Keeping York open and keeping us safe
Following recent government announcements, City of York Council are reminding York residents and visitors of the basic infection control measures to keep everyone safe.
Part of the Council’s Let’s be York campaign, the critical public advice of remembering to follow hands, face and space will help to keep York’s Covid-19 infection rate as slow and as low as possible. You will start to see variations of the posters and banners appearing online and across the city, focused on protecting four key areas people, schools, businesses and places.
This critical and timely campaign explains how every single one of us can make a real difference in our city, protecting loved ones and keeping the schools, businesses and places we love open.
City of York Council put together a useful pack of information for parents during lockdown which has lots of information about how to cope with home schooling, talking to children about coronavirus and other sources of support. This can be downloadable here.
Parents of children with additional needs and disabilities can also get support from City of York Council's team of educational psychologists every Wednesday morning, from 9am to11.30am, until 24 March. To get in touch with the team, please call 01904 553055.
We know that lockdown is difficult for families, so City of York Council have also created a short newsletter for parents and young people to provide useful information all in one place.
To keep up to date with further information please see the City of York Council website.
Government Information for parents and carers about going back to schools, nurseries and colleges in the autumn term.
Advice for parents and carers on looking after the mental health and wellbeing of children or young people during the coronavirus (COVID-19) outbreak.
Whilst there are huge benefits to being online in order to stay connected to family and friends during this period, the government recognises many parents may feel concerned about the activities and content their children are accessing. They have published this guidance which outlines resources to help keep children safe from different risks online and where to go to receive support and advice:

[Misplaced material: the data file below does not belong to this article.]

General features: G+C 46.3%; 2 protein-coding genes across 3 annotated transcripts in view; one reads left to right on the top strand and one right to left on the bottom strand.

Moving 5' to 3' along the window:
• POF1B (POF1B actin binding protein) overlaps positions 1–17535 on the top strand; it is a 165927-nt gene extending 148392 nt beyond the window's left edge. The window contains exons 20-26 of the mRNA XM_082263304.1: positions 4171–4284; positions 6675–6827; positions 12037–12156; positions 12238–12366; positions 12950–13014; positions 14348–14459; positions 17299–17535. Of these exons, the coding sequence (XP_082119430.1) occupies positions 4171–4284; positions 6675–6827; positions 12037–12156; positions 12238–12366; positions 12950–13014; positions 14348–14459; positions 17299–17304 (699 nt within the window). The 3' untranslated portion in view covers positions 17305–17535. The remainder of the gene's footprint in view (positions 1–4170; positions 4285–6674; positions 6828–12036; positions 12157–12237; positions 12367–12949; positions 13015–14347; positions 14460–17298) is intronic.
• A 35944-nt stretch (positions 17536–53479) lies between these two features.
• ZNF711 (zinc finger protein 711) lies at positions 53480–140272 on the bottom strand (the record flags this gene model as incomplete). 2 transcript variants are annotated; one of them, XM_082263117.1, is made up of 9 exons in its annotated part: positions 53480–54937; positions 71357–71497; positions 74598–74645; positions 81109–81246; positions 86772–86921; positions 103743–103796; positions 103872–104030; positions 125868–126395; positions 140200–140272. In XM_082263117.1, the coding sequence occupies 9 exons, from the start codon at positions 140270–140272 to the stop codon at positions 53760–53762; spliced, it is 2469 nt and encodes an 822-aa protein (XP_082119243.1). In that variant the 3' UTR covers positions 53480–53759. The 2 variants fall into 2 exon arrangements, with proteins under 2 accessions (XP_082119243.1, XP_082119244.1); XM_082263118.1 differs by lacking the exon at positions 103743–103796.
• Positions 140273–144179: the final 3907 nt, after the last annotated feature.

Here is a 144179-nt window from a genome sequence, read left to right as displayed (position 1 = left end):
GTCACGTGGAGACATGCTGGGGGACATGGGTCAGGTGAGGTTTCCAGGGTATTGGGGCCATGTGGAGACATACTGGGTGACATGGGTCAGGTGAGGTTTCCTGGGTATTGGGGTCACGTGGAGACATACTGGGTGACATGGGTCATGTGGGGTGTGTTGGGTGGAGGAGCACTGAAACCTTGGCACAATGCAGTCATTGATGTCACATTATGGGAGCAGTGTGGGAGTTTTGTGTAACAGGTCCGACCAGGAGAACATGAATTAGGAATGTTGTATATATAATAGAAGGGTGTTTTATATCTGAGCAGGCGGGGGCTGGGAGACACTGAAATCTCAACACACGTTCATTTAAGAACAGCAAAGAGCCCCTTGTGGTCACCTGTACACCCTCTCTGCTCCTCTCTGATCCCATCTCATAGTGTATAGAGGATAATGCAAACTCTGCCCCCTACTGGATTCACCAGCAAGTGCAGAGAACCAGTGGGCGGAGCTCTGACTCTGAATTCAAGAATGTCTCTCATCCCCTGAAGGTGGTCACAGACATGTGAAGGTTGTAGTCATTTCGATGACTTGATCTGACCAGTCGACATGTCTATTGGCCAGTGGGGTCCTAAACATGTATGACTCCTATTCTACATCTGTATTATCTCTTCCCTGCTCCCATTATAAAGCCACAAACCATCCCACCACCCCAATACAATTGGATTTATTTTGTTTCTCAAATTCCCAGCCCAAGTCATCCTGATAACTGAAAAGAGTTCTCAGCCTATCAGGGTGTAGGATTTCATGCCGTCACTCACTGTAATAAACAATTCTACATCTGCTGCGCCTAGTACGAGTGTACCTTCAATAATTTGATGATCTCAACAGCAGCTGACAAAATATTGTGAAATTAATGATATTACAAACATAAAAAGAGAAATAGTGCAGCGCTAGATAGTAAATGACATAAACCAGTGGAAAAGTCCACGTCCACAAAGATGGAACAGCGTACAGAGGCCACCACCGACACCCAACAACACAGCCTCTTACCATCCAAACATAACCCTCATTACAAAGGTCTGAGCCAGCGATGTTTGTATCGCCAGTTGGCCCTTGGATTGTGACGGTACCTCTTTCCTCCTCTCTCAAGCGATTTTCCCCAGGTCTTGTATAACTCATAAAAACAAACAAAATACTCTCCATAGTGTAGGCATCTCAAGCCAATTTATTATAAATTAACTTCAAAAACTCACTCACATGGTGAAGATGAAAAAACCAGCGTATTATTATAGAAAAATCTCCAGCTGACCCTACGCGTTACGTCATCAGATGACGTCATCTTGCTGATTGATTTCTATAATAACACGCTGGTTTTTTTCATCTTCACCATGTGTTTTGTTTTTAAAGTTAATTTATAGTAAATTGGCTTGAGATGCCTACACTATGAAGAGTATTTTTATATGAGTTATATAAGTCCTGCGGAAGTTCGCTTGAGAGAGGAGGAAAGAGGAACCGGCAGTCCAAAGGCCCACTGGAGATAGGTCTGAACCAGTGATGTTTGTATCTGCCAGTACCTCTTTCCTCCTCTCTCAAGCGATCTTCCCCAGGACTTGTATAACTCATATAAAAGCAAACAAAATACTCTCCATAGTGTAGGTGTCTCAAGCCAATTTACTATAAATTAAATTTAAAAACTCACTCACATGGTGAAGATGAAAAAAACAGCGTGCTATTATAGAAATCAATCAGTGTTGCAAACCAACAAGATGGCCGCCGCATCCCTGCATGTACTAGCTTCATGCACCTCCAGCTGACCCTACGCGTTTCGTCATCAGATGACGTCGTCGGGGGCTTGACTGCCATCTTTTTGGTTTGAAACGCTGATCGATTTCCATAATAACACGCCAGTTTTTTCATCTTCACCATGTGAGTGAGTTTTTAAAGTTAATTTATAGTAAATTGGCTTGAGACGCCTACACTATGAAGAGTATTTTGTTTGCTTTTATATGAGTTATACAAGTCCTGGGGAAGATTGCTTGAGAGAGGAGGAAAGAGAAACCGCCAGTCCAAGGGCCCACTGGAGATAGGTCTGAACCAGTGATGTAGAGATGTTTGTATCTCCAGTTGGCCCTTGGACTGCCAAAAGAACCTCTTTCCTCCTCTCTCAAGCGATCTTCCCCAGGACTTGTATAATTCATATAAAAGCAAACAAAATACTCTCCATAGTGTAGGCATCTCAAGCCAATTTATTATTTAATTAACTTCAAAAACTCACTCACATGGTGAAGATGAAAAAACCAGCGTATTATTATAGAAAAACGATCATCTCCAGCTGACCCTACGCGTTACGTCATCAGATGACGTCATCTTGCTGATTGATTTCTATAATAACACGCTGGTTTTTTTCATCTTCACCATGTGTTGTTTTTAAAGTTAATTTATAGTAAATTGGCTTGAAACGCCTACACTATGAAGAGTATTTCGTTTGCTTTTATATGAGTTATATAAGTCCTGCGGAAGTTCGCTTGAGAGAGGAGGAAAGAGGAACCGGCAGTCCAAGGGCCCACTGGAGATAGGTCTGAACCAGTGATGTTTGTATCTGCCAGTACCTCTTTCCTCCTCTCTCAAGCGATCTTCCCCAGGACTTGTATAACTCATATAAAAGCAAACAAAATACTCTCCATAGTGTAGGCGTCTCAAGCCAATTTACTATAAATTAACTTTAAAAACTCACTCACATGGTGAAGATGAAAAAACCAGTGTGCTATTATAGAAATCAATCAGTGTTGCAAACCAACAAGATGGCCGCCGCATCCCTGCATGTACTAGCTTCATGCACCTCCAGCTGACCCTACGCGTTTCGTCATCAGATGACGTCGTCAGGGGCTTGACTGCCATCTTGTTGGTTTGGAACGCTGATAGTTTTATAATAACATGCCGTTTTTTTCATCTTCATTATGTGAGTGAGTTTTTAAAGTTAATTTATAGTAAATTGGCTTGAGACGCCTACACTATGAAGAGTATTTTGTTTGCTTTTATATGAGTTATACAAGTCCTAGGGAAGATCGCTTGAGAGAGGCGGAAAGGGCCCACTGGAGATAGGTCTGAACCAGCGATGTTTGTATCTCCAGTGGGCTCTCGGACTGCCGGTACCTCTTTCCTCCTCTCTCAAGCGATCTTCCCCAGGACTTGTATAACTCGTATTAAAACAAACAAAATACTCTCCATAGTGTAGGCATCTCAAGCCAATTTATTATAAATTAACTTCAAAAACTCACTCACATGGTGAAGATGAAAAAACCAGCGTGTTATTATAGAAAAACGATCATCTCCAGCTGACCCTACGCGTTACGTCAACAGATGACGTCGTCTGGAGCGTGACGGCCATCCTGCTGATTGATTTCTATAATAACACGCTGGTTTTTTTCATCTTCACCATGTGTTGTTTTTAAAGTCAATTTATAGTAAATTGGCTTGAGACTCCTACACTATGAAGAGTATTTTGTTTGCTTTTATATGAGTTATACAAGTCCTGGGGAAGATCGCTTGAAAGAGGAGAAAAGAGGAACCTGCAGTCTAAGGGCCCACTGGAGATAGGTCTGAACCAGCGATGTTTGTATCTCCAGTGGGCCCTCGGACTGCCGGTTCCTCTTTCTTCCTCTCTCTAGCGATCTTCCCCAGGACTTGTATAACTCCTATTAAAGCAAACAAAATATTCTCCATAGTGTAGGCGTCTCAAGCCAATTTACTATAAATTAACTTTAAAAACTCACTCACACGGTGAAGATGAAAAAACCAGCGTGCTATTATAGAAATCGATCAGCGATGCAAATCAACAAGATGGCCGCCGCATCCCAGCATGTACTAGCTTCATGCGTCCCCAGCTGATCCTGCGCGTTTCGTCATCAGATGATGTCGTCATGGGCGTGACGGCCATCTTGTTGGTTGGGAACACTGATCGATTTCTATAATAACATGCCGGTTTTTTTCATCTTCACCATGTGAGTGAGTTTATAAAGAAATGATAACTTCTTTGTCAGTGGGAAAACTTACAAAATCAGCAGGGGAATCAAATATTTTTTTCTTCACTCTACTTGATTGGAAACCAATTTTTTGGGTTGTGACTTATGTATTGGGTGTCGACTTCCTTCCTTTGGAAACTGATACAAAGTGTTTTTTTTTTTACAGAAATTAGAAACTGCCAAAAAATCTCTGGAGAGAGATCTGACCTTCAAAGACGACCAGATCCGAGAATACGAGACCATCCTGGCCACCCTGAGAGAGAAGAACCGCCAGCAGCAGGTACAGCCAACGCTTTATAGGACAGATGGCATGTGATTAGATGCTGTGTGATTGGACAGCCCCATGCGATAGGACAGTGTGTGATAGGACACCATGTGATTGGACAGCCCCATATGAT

Advice published by the Home Office, Public Health England, Department for Digital, Culture, Media and Sport and Department for Education for parents and carers about the main risks children may be particularly vulnerable to during the pandemic and information about available help and support.
The Royal College of Paediatrics and Child Health have published this COVID-19 advice for parents and carers when your child is unwell or injured poster. It gives advice on what to do when your child needs medical attention during
Details of the ICON - Babies Cry, You Can Cope programme are available on our ICON page.
What parents and carers need to know about early years providers, school and colleges during the coronavirus (COVID-19) outbreak. Government Information for parents and carers about going back to schools, nurseries and colleges in the autumn term.
NSPCC have also advice and support for parents and carers returning to education.
The DfE has updated guidance on supporting children to learn at home which includes links to a variety of learning apps for parents to use with their children as well as guidance and advice for parents at home with their children aged 2 - 4 years during the current situation.
Parents can now access regular daily lessons for all age groups, including pre-schoolers, from BBC Bitesize in English, maths and other core subjects, on the BBC Bitesize website.
There are simple things we can all do to help prevent suicide.
The importance of listening, kindness, and caring are all themes that have come up more often than usual during this pandemic. These are all very meaningful behaviours which we can all use by developing our awareness and skills to offer these in simple and straightforward ways.
This BBC news article gives a great practical summary about how you can develop your listening skills. The article talks about the S H U S H method:
The Kindness website provides tips on kindness that are founded in evidence about why kindness is so important. They have recently conducted a survey on what are the most valued acts of kindness during the Covid-19 pandemic.
The Action for Happiness website has a range of resources that are focussed on kindness and provides examples of acts of kindness, and links to the useful reports such as this Mental Health Foundation report about the evidence of the importance of kindness.
A recently launched campaign #feelrealyork aims to encourage people to share how they feel, to support people to talk and listen, details can be found at the NHS Vale of York Clinical Commissioning Group website.